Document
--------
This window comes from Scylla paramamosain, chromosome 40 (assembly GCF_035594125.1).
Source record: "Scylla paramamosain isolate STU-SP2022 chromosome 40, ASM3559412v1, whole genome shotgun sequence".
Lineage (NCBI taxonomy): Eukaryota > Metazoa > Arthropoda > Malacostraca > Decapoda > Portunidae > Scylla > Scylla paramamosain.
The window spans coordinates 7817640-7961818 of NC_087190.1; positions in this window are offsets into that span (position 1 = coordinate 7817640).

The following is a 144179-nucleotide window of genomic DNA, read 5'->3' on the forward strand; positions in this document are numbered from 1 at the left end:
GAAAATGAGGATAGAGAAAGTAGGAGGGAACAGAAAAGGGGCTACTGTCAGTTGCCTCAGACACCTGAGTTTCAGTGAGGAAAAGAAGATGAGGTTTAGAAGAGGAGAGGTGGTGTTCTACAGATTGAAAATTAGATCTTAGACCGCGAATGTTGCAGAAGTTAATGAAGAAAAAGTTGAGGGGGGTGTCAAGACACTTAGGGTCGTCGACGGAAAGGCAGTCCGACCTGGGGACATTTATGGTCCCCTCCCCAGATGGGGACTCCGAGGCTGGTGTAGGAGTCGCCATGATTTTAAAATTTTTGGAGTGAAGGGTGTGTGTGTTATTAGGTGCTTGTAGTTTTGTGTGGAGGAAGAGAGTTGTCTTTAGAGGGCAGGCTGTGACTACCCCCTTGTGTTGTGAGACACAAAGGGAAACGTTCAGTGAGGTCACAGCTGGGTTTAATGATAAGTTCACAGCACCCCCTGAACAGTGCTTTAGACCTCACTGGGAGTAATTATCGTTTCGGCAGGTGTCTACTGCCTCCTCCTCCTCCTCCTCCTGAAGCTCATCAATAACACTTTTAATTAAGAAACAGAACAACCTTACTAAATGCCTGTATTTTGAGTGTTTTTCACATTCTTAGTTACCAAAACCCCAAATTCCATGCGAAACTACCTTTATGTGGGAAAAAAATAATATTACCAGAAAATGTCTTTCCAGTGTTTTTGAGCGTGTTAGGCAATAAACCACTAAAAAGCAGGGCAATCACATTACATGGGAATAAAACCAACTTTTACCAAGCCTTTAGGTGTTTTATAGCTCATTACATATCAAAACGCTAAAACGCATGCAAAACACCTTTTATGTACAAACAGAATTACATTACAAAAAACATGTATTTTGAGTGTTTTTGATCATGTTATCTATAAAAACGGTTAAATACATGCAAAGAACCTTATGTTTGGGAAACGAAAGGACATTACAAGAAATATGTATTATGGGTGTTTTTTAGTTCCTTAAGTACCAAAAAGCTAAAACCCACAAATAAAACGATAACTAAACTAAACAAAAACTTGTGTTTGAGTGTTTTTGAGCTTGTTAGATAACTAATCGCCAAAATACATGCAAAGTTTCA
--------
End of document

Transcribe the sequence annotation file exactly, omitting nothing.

This window comes from Scylla paramamosain, chromosome 40 (assembly GCF_035594125.1).
Source record: "Scylla paramamosain isolate STU-SP2022 chromosome 40, ASM3559412v1, whole genome shotgun sequence".
Lineage (NCBI taxonomy): Eukaryota > Metazoa > Arthropoda > Malacostraca > Decapoda > Portunidae > Scylla > Scylla paramamosain.
The window spans coordinates 7817640-7961818 of NC_087190.1; positions in this window are offsets into that span (position 1 = coordinate 7817640).

The following is a 144179-nucleotide window of genomic DNA, read 5'->3' on the forward strand; positions in this document are numbered from 1 at the left end:
GAAAATGAGGATAGAGAAAGTAGGAGGGAACAGAAAAGGGGCTACTGTCAGTTGCCTCAGACACCTGAGTTTCAGTGAGGAAAAGAAGATGAGGTTTAGAAGAGGAGAGGTGGTGTTCTACAGATTGAAAATTAGATCTTAGACCGCGAATGTTGCAGAAGTTAATGAAGAAAAAGTTGAGGGGGGTGTCAAGACACTTAGGGTCGTCGACGGAAAGGCAGTCCGACCTGGGGACATTTATGGTCCCCTCCCCAGATGGGGACTCCGAGGCTGGTGTAGGAGTCGCCATGATTTTAAAATTTTTGGAGTGAAGGGTGTGTGTGTTATTAGGTGCTTGTAGTTTTGTGTGGAGGAAGAGAGTTGTCTTTAGAGGGCAGGCTGTGACTACCCCCTTGTGTTGTGAGACACAAAGGGAAACGTTCAGTGAGGTCACAGCTGGGTTTAATGATAAGTTCACAGCACCCCCTGAACAGTGCTTTAGACCTCACTGGGAGTAATTATCGTTTCGGCAGGTGTCTACTGCCTCCTCCTCCTCCTCCTCCTGAAGCTCATCAATAACACTTTTAATTAAGAAACAGAACAACCTTACTAAATGCCTGTATTTTGAGTGTTTTTCACATTCTTAGTTACCAAAACCCCAAATTCCATGCGAAACTACCTTTATGTGGGAAAAAAATAATATTACCAGAAAATGTCTTTCCAGTGTTTTTGAGCGTGTTAGGCAATAAACCACTAAAAAGCAGGGCAATCACATTACATGGGAATAAAACCAACTTTTACCAAGCCTTTAGGTGTTTTATAGCTCATTACATATCAAAACGCTAAAACGCATGCAAAACACCTTTTATGTACAAACAGAATTACATTACAAAAAACATGTATTTTGAGTGTTTTTGATCATGTTATCTATAAAAACGGTTAAATACATGCAAAGAACCTTATGTTTGGGAAACGAAAGGACATTACAAGAAATATGTATTATGGGTGTTTTTTAGTTCCTTAAGTACCAAAAAGCTAAAACCCACAAATAAAACGATAACTAAACTAAACAAAAACTTGTGTTTGAGTGTTTTTGAGCTTGTTAGATAACTAATCGCCAAAATACATGCAAAGTTTCA